Self-Reliance is a must read classic for every business owner, entrepreneur and corporate executive. Written by American philosopher and essayist Ralph Waldo Emerson, it contains the most thorough statement of one of Emerson’s recurrent themes, the need for each individual to avoid conformity and false consistency, and follow his or her own instincts and ideas.
It is the source of one of Emerson’s most famous quotations: “A foolish consistency is the hobgoblin of little minds, adored by little statesmen and philosophers and divines.Self-Reliance was first published in his 1841 collection, Essays: First Series. “Self-Reliance” is one of Emerson’s most famous essays. Emerson wrote on “individualism, personal responsibility, and nonconformity.
“Self-Reliance” is Emerson’s compilation of many years’ works and the archetype for his transcendental philosophies. Emerson presupposes that the mind is initially subject to an unhappy conformism. Throughout the essay he gives a defense for his famous catch-phrase “Trust thyself”. This argument follows three major points: the self-contained genius, the disapproval of the world, and the value of self-worth.
In the first section, Emerson argues that inside of each person is genius. He writes: “To believe your own thought, to believe that what is true for you in your private heart is true for all men, that is genius.” The remainder of this section is spent exploring this concept. He says that only a man who is self-reliant will be successful and any outside influences would take away from personal satisfaction. Emerson claims that examples of people who trusted themselves above all else include Moses, Plato, and John Milton. He then goes on to highlight the value of individual expression. Emerson writes that a man should follow what he thinks in order to discover his own path in life. When a person follows another person’s path instead of his own, he feels dispirited and small. An example that he states is a person hears some idea they had thought in their mind said by another person.
Emerson says that a man cannot bluntly obey society if he wants to follow his own expression. “No government or church can explain a man’s heart to him, and so each individual must resist institutional authority.” Emerson continues by decrying the effects that society has upon the individual. He says that when people are influenced by society, they will compromise their values in order to retain a foolish character to the world. He states: “A foolish consistency is the hobgoblin of little minds…with consistency a great soul simply has nothing to do.” When a man adheres blindly to thoughts or opinions he has vocalized in the past, purely for the sake of seeming true to his principles, Emerson argues that he violates his nature. A man should not worry that he will be misunderstood or thought less of because his opinions changed. He writes, “To be great is to be misunderstood.” A man must be willing, every day, to open his consciousness to his intuition, whether or not what it tells him is in conflict with his past conclusions. He also states how a man should still follow his own path even if other people feel offended by this idea. He writes, “My life is for itself”, “and not for a spectacle” emphasizing the idea of not following what other people think, adding to the idea that this compromises their individual values. Emerson wrote that if a person were self-reliant, he would have “consistent access to survival.” He mentions how family, work, and society can hinder the ability for a man to thrive. He says that they can only stimulate his own thinking, not teach him anything.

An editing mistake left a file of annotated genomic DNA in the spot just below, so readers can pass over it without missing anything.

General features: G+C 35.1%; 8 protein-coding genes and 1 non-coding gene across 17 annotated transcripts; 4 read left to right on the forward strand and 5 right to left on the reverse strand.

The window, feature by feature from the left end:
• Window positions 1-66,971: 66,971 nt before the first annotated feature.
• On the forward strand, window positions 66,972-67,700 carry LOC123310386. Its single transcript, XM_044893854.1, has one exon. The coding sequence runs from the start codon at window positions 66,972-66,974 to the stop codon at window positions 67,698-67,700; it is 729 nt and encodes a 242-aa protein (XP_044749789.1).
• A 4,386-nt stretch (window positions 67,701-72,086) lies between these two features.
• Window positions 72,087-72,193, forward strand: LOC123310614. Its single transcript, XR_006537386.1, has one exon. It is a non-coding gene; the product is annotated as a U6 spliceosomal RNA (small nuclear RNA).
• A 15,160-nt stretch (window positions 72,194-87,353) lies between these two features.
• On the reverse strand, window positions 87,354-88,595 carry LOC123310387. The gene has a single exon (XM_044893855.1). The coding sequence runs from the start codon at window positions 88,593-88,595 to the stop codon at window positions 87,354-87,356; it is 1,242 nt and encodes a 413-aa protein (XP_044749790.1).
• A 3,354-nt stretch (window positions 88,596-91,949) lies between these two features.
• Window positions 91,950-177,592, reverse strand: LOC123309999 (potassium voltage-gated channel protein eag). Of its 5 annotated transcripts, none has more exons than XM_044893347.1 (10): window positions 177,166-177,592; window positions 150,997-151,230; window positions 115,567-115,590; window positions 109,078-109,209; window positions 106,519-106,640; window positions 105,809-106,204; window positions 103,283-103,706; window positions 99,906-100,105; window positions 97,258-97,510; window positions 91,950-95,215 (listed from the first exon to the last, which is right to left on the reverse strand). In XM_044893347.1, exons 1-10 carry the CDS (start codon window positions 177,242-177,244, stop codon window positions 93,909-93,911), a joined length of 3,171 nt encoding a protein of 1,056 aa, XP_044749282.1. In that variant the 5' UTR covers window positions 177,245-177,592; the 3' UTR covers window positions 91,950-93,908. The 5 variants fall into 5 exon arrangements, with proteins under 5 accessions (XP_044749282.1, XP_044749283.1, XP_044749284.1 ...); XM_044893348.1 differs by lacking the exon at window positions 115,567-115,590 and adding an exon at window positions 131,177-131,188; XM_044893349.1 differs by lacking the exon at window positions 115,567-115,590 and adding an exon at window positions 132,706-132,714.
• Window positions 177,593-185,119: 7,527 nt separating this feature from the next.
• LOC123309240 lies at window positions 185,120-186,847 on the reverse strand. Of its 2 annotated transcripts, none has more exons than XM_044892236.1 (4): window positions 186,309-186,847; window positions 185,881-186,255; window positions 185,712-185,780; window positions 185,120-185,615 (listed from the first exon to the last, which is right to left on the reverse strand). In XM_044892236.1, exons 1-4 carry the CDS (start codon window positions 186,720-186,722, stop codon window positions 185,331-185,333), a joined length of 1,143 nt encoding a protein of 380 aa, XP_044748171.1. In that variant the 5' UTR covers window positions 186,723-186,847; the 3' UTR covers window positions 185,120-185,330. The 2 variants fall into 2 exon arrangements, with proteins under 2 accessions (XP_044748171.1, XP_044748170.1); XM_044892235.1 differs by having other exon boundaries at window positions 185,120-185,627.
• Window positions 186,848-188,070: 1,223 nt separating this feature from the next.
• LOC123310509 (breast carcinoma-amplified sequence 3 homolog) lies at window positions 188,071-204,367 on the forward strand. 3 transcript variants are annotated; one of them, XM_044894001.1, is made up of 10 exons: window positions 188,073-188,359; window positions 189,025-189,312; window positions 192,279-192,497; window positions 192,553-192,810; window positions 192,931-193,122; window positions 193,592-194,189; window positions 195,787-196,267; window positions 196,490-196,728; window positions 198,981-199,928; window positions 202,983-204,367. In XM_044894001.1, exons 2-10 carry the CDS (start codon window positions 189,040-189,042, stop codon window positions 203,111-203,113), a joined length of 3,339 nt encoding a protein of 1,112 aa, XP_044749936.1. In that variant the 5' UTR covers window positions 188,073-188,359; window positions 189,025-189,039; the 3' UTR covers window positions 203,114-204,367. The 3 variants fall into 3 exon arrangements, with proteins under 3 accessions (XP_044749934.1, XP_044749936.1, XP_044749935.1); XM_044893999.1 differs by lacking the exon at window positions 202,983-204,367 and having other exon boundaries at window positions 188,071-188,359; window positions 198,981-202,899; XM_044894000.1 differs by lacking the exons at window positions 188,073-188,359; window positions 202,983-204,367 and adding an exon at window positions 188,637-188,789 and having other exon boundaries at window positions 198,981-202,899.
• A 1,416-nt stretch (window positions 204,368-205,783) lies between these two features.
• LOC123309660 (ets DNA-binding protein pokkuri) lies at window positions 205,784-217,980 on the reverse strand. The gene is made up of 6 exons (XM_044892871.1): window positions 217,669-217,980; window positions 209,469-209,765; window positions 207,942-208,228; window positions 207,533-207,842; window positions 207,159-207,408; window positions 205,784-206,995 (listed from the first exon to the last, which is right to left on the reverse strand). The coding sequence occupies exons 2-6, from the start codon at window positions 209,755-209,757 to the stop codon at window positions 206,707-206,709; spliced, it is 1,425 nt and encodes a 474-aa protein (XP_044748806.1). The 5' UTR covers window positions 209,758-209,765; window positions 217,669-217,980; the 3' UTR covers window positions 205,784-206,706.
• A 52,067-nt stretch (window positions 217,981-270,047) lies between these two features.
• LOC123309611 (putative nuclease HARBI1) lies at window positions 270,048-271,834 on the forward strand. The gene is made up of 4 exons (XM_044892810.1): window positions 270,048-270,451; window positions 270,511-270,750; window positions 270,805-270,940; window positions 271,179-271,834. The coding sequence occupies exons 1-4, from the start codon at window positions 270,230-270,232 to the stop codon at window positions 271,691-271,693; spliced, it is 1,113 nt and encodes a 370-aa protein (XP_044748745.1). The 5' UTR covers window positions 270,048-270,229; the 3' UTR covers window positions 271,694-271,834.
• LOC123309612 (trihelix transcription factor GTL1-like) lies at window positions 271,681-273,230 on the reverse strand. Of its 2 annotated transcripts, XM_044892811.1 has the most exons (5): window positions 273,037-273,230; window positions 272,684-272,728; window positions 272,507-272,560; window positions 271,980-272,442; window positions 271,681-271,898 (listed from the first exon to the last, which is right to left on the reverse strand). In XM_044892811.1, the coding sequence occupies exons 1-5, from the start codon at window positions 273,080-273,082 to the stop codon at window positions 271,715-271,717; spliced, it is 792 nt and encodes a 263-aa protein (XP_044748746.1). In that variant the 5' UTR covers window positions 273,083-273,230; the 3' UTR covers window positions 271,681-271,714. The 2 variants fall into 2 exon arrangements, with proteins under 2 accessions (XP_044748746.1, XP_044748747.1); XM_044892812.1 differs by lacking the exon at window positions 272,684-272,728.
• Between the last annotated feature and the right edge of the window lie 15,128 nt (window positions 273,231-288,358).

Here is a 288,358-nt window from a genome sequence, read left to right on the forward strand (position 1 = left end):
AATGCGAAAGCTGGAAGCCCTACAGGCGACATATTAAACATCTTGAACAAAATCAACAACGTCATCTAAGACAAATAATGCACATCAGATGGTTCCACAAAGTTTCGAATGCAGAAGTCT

The essay then discusses of the value of self-worth. Emerson says one should not overly admire a great person from the past. Emerson states that “man is timid and apologetic; he is no longer upright; he dares not say ‘I think,’ ‘I am,’ but quotes some saint or sage.” He states that historically great men are not any more important than the present men, but they serve as examples of how to trust oneself. Individuals should speak their ideas instead of quoting the words of historical people because it will not help one understand his own inspiration.
Emerson describes a self-reliant man as someone who is not afraid to speak his mind and truth to anyone, resilient, optimistic, quick-thinking, and changes himself when he is inspired by himself. A self-reliant man does not like to travel. Emerson thinks that all truths could be found where a person was and he did not have to travel to gain anything. He continues to say, “I cannot sell my liberty and my power to save their sensibility.”
Emerson concludes by saying that as society gains, it also loses simultaneously. He writes “Society is a wave”, “The waves move onward, but the water of which it is composed does not.” He explains how in order to be happy and peaceful, one should not care about the consumerism but should focus on his own situation. He ends with “Nothing can bring you peace but yourself.
Throughout this essay, Emerson argues against conformity with the world. He argues how people should not conform to what other people in society think, but instead should transform society with his thoughts. He gives an archetype for his own transcendental beliefs, but also argues for his slogan “trust thyself”. To follow Emerson’s self-reliant credo fully, one must learn to hear and obey what is true within one’s heart, and both think and act independent of popular opinion and social pressure, in order to bring satisfaction to one’s self.
- 52 pages: Including – Summary, Complete Essay, and top 19 Books Quotes
- Publisher: CreateSpace Independent Publishing Platform (September 7, 2015)
- Language: English
- ISBN-10: 151722795X
- ISBN-13: 978-1517227951
- Product Dimensions: 6 x 0.1 x 9 inches
- Shipping Weight: 4.5 ounces